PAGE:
Are security concerns keeping you from enjoying the flexibility and power of WordPress? If you’ve bought into the hype that WordPress is inherently insecure, then you’re missing out on all the great things WordPress has to offer, for no good reason.
The fact is, while WordPress sites do get hacked, they are no more dangerous than other PHP-based websites. The problem is that WordPress is open source, which means that anyone can read the code—even the bad guys who spend all their time looking for vulnerabilities they can exploit. Couple that with the enormous popularity of WordPress, and it’s easy to see why you hear about hacks on a regular basis.
But that doesn’t mean WordPress is unsafe. By implementing just a few security best practices, you can greatly reduce your risk of being hacked.
Keep Your Site Up to Date
This is by far the biggest risk when it comes to security. New vulnerabilities are discovered in WordPress and its plugins and themes on a regular basis, and if your site is out of date, it is at risk. Hackers actively search for outdated websites they can attack, so make it a point to keep your site up to date. That includes plugins, themes, and the WordPress software itself.
Updates are one of those things that most people know are important…but most people also quickly forget about.
Don’t be like most people.
WordPress has put in so many features to make updates easy. In fact, nowadays all you need to do is click a button and WordPress does everything for you.
If you’re not sure how it works, you just look for the red icons
Then, you can go to Dashboard → Updates and run all your updates at once:
A Few Notes On Updates:
- If you hold off on updates because you’re worried they might break your site…stop doing that. Instead, pick a host with a staging site feature so that you can quickly test on your staging site and then push the update live once you know it won’t break anything.
- If you can’t check your WordPress dashboard that often, you can use the WP Updates Notifier plugin to get email notifications when there’s a new plugin or theme update.
Follow Good Plugin And Theme Best PracticesThe great thing about using WordPress is how easy it is to extend your site with themes and plugins.
The bad thing about WordPress security is how easy it is to extend your site with themes and plugins.
That is, because it’s become so easy to install new themes and plugins, most people do it without thinking.
But as I showed you above, plugin and theme vulnerabilities are a huge attack vector.
I’m not trying to stop you from installing new extensions, you just need to be discerning about which extensions you actually install:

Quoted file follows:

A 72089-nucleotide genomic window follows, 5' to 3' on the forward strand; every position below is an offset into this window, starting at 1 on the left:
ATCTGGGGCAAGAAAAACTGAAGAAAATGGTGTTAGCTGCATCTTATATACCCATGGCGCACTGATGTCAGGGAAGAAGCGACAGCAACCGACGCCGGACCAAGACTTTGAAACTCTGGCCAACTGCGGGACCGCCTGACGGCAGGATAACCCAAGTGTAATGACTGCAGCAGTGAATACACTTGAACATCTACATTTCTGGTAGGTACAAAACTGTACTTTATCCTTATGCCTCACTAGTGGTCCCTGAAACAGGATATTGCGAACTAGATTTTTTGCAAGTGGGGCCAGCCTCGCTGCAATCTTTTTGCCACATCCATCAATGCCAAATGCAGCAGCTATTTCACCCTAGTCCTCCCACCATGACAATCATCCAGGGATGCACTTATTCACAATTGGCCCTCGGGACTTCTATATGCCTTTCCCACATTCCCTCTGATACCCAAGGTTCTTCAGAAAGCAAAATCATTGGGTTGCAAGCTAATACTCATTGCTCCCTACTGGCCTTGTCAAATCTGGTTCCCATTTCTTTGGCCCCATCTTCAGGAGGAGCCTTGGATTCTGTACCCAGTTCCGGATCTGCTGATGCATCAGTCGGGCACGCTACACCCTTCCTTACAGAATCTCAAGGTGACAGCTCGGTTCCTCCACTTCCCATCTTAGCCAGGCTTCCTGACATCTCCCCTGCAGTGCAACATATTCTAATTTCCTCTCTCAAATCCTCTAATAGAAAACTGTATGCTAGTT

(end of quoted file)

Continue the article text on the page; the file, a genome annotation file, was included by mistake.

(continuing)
- Use trusted sources. While this won’t solve all problems, if you stick to extensions at WordPress.org or trusted third-party developers/marketplaces, you’re going to eliminate most issues.
- Don’t use nulled plugins. Yeah, I know you’re on a budget…but it’s not worth it to install the nulled plugin that might have malicious code added. Just find a free alternative if you can’t afford it.
- Check for known vulnerabilities. WPVulnDB does a good job of collecting these. Note that most of these vulnerabilities get fixed – so check whether or not the developer has addressed it before you write the plugin off.
- Read the reviews. Reviews are a great spot to see if any existing users have experienced any security issues.
- Read the support forums, too. Support forums can also help you spot issues. Better yet, they also let you see how responsive the developer is to issues, which is another helpful piece of information.
- Delete unused plugins/themes. Even if you disable a plugin or theme, its code is still sitting on your server, which means it can be exploited.
Be Smart About Your HostingUnlimited domains! Unlimited space! Unlimited bandwidth! And all for around $8 per month. You’ve probably seen the claims and may even have a hosting account with one of these companies.
Here’s the problem. This type of shared hosting is inexpensive only because they overload their servers with thousands of websites. Just as close proximity in crowded classrooms allows human viruses to quickly spread, the close proximity of websites on a shared server means one infected site is a risk to all the others.
Rather than looking for the least expensive (and riskiest) hosting option, choose a host that allows you to isolate each site on its own cPanel. Doing so will greatly improve the security of your website.
In the end, the safety and security of your site and its data is entirely up to you. Keep your software up to date, use good passwords, and choose a secure hosting environment, and you’ll be well ahead of the curve on this.
The right WordPress host can go a long way towards ensuring the security of your site.
There are two parts to this:
First, if you’re on shared hosting, you want a host that isolates your sites from other sites on that server. This ensures that your site doesn’t get cross-contaminated just because someone else’s site on your shared server got hacked.
You can get isolation even on cheap hosting, so this isn’t something that’s unique to premium hosts.
To figure out if your host offers isolation, you can:
- Ask the pre-sales support staff
- Look at the feature list (many hosts that offer isolation are proud to say it)
The other way that hosting can protect you is via proactive measures.
A quality managed WordPress host will:
- Properly configure your server to prevent many types of exploits
- Set up WordPress-specific firewalls at the server level
- Run malware scans and ensure file integrity
Kinsta’s Security page has a good explanation of the various ways in which a host can protect you from issues.
While you can get some of these same features via WordPress plugins, having your host implement them at the server level is a better approach for both performance and security.
Use Strong Passwords
Did you know that the most popular password is “123456”? If that’s you…well, hopefully, you change your ways after reading this post.
Second only to out-of-date installations when it comes to inviting hackers, weak passwords are regularly exploited with a technique called a “brute force” attack. Simply put, a hacker sets a computer program to repeatedly attempt to log into your site using thousands of the most commonly used passwords and what are known as “dictionary” words.